If you don’t have any of these spices on hand, a little bit of table salt can also do the trick, as it helps dehydrate and kill the fleas on your cat. Better yet, it works to kill fleas and flea eggs that may be lurking in your carpet (just sprinkle it on), or when mixed with water, it can be used to treat hard surfaces.

Warning

These spices are a safe alternative to garlic powder, which can be toxic to cats in large doses.

Apple Cider Vinegar

Another grocery store product that fleas don’t particularly enjoy is apple cider vinegar. While it’s not effective at killing the bugs, apple cider vinegar can cause fleas to jump from your cat’s body so that you can better tackle the issue, making it a great first attack in your personal war against fleas. Try mixing the apple cider vinegar with water in a 2:1 ratio and spraying it onto your cat’s coat. Fleas can be a stubborn bunch, so you may have to undergo a few home treatments of applying the vinegar to your cat’s fur in order to become completely flea-free.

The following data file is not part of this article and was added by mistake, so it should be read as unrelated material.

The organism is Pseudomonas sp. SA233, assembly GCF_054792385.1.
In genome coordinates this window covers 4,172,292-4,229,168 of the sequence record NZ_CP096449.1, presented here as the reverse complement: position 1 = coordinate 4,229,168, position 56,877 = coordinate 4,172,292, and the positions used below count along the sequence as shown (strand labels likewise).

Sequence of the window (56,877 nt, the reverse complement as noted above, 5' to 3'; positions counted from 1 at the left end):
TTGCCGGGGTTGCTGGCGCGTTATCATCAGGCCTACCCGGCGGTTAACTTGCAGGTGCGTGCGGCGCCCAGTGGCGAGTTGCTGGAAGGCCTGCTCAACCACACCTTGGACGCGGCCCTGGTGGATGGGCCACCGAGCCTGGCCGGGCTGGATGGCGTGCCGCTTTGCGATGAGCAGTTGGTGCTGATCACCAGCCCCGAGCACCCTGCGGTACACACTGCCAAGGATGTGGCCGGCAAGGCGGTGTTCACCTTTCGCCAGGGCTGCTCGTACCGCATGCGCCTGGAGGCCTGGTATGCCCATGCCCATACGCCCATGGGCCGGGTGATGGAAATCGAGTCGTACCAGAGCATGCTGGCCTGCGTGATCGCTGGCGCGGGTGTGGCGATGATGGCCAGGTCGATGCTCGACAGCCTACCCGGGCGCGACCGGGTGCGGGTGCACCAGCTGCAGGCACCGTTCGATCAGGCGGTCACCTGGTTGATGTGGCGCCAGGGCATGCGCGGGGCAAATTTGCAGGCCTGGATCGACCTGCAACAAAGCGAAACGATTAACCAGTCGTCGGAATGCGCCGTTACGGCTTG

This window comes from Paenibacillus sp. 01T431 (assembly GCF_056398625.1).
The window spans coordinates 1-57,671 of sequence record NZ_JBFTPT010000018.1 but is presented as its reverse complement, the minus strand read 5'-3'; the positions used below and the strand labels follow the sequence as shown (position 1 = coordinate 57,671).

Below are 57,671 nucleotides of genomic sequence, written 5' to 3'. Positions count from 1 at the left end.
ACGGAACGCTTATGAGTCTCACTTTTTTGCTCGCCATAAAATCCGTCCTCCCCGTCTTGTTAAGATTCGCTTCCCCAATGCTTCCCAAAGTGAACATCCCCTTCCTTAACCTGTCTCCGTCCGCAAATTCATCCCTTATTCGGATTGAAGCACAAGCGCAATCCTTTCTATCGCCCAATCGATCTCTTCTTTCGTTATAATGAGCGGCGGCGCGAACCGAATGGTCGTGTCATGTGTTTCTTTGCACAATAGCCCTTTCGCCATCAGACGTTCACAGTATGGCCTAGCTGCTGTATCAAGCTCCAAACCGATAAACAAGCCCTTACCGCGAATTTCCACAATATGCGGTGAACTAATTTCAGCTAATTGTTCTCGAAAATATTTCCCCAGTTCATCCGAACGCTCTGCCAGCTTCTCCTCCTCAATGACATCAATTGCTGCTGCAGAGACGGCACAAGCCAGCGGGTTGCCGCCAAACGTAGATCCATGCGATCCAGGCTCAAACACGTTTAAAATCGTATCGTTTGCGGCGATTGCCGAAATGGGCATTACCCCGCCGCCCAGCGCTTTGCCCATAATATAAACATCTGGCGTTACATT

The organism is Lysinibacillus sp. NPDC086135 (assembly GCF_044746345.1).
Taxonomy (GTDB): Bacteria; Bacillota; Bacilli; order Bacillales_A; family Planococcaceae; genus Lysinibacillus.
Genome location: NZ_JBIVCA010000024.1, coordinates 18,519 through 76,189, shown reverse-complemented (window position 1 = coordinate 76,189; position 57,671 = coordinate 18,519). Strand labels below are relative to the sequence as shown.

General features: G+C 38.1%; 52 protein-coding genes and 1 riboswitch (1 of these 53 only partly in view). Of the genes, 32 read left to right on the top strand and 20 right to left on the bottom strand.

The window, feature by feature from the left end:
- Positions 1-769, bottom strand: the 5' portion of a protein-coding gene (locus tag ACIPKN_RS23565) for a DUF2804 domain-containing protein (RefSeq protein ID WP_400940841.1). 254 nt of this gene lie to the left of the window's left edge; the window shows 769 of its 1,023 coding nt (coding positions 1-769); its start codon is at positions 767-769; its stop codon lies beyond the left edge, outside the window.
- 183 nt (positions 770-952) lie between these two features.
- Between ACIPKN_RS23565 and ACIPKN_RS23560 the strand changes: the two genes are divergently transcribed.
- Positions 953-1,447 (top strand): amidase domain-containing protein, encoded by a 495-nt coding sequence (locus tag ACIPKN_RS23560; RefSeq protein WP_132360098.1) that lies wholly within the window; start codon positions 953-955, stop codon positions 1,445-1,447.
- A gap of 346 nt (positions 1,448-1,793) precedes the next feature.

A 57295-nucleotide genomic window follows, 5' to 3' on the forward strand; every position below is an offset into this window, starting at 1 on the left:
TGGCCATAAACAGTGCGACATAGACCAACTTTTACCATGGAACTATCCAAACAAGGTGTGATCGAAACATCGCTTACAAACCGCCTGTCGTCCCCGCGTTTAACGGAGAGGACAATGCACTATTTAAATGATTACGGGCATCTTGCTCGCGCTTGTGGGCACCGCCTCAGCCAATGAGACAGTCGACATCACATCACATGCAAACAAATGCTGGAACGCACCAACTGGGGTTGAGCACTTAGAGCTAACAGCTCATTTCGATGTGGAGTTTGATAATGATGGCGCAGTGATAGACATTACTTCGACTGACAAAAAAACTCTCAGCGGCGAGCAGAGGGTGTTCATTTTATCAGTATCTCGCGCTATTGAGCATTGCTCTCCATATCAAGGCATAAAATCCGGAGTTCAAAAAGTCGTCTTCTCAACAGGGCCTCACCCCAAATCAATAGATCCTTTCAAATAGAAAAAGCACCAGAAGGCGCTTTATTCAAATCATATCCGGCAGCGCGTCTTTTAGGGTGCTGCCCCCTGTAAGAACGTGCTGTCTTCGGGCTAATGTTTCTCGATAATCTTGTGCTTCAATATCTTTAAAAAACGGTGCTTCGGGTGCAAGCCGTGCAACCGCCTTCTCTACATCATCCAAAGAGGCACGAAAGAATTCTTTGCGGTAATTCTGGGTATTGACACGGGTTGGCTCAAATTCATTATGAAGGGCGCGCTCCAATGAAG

You’ll also want to be sure to vacuum all floors and upholstery (and immediately dispose of the vacuum cleaner bag), wash all bedding in hot water, and consider removing pet food bowls, bird feeders, garbage cans and any other sources of food from your yard so as to not attract wildlife who can re-infect your pet.

Dish Soap

Believe it or not, even the most gentle formulations of dish soap have proven to be very effective at exterminating fleas. The dish soap breaks down the flea’s exoskeleton and kills them within minutes, even after it’s been diluted in water. Simply wet your cat’s coat—a spray bottle will do the trick— and gently lather the dish soap into his or her fur (focusing on areas that fleas tend to hide) before rinsing.